5. Boston (30.5%)
The reviews here are better, but not perfect. This write-up of the Boxer Boston stood out: “This low key hotel has everything you need. Walkability is very high with plenty to do, see, and eat in close proximity. Hotel staff was friendly and helpful with all our needs…even at odd hours.” Reads like a brochure, doesn’t it?
6. Los Angeles (30%)
Same dynamic in the city of angels. There are fewer fakes, but 30 percent is still a high number. Example: This review of the London in West Hollywood, which raved about its “amazing” customer service. Fakespot says it’s probably a fake.
7. New York (29.5%)
“The well-known hotels don’t need to compete using tools like fake reviews,” says Khalifah. “They’re probably going to rank highly because of their reputation.” But an occasional fake slips in. For example, here’s a review of the Artezen Hotel that sounded a few alarms: “The lobby smells delicious which is a great way to be greeted, and the staff go the extra mile to provide true hospitality, something that is often lacking in this city.”
8. San Francisco (28.5%)
“If you’re looking at hotel reviews in San Francisco, you’re more likely to be reading an honest review,” says Khalifah. But not always. Consider this review of the Hotel Emblem, which raves that it’s a “fabulous” hotel. “The staff make the place extra special, very welcoming, super helpful and always friendly,” it adds. Fakespot disagrees, giving it a “C” for authenticity.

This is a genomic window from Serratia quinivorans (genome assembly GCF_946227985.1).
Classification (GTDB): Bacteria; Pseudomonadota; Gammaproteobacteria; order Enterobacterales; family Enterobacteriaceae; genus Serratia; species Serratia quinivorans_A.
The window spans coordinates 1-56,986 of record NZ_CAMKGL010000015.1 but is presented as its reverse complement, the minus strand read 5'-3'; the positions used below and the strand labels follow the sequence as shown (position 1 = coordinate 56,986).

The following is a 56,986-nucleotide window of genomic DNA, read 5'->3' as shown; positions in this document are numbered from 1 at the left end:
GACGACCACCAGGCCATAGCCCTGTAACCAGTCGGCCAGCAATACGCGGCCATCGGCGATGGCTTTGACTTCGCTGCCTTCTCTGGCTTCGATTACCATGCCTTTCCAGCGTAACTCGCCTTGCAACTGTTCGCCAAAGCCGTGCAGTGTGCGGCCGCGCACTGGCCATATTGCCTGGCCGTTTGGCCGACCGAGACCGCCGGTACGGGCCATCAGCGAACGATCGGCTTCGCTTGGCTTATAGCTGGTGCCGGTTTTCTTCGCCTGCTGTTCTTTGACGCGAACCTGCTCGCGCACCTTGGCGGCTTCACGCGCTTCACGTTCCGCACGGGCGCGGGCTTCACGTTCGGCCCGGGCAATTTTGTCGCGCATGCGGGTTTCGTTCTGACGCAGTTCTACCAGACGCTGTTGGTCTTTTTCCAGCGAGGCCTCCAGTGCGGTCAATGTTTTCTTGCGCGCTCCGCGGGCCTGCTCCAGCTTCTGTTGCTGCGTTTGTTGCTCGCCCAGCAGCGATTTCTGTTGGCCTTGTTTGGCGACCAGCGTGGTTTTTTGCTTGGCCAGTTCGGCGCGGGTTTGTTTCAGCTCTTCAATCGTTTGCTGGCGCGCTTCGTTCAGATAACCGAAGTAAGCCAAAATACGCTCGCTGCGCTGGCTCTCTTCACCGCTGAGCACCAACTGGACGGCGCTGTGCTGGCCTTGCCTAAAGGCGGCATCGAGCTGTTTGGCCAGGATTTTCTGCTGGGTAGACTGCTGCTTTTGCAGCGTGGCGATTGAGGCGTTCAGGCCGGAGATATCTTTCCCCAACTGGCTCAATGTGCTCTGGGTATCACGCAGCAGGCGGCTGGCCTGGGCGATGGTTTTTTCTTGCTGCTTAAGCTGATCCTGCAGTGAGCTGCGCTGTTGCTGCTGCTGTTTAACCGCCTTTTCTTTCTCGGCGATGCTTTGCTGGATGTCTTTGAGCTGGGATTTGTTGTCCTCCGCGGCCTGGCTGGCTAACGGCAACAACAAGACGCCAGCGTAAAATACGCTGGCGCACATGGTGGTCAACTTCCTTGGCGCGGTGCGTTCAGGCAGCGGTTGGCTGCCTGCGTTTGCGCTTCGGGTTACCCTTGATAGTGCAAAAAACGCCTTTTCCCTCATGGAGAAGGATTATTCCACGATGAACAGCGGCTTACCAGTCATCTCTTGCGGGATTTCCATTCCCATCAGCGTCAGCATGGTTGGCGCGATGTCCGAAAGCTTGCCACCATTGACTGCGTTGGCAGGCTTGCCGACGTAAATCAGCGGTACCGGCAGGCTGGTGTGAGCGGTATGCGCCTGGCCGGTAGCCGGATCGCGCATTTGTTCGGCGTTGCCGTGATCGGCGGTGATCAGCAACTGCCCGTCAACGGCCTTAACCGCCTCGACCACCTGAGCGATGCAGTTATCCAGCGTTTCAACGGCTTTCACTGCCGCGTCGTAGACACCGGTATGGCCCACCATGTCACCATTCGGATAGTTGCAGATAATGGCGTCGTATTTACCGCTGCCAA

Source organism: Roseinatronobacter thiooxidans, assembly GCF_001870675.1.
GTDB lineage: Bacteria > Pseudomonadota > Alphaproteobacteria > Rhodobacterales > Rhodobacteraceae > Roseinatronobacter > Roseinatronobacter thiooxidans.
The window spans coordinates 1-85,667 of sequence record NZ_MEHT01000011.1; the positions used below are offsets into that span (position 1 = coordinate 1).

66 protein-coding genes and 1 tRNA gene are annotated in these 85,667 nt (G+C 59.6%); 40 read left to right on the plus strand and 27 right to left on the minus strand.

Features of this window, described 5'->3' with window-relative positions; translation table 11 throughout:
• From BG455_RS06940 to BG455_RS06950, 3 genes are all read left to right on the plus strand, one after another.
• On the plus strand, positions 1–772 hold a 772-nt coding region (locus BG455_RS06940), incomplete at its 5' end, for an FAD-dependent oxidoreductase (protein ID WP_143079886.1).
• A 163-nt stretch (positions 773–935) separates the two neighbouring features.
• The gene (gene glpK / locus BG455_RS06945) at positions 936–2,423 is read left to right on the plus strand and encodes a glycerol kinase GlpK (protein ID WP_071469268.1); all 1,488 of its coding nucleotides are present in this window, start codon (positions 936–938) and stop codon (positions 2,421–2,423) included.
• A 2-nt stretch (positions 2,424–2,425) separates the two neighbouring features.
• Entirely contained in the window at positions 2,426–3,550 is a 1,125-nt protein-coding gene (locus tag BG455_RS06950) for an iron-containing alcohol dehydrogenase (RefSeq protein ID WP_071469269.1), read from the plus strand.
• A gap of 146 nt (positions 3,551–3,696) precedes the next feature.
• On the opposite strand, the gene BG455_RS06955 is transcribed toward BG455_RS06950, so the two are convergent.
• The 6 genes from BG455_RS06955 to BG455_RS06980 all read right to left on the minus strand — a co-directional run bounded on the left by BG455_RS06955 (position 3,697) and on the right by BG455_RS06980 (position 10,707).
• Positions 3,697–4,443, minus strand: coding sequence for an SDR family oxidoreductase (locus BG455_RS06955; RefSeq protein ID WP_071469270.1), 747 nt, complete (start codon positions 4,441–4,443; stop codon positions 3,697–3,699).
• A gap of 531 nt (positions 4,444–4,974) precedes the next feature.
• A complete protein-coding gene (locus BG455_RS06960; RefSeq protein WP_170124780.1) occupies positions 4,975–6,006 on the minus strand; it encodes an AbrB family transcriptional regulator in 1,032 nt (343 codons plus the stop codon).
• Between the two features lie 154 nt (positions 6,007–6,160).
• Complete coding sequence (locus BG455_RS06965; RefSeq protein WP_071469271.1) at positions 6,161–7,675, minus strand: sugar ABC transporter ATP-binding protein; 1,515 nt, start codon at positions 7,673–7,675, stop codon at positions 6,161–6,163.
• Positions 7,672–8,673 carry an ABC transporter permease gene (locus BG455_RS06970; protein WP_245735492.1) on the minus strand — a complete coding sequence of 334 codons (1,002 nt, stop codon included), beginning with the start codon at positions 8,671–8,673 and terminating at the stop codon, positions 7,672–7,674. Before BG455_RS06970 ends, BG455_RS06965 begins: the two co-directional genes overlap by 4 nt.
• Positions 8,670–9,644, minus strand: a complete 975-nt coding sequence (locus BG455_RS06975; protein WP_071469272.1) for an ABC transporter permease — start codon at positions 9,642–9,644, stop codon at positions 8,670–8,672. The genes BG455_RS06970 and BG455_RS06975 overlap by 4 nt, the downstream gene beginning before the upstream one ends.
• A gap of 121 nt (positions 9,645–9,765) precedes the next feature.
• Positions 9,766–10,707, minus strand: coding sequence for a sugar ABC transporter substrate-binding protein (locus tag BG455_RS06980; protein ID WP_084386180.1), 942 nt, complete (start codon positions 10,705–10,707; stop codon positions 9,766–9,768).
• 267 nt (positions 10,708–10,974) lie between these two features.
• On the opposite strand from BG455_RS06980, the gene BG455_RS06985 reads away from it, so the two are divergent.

TripAdvisor disputes Fakespot’s fake hotel review findings
“We totally reject their claims as inaccurate and misleading,” says James Kay, a TripAdvisor spokesman. “Their attempts to analyze reviews are extremely unreliable and fundamentally flawed.”
He notes that Fakespot doesn’t have access to the key technical data you would need to determine whether or not a review is fake.
“At a minimum, for example, you would need to have a way to track the IP address from which a review is submitted,” he says. “Other technical information, such as the specifications of the device a reviewer is using, may be needed, too. Fakespot has no access to such data. We do.”
Kay says TripAdvisor has made a “significant” investment in technology and fraud detection expertise to track and analyze millions of reviews. Its techniques can spot fraudulent activity.
“That is how we are able to catch fake reviews,” he says.
Khalifah says there’s ample evidence of unreliable reviews on TripAdvisor. He acknowledges that Fakespot doesn’t have IP addresses of reviewers or other proprietary data, but points out that a sophisticated reputation management operative can also fake some of that information.
“There’s an ocean of fake information out there,” he adds.
Featured photos: Wikipedia
Christopher Elliott is the founder of Elliott Advocacy, a 501(c)(3) nonprofit organization that empowers consumers to solve their problems and helps those who can’t. He’s the author of numerous books on consumer advocacy and writes weekly columns for King Features Syndicate, USA Today, and the Washington Post. If you have a consumer problem you can’t solve, contact him directly through his advocacy website. You can also follow him on Twitter, Facebook, and LinkedIn, or sign up for his daily newsletter. Read more of Christopher’s articles here.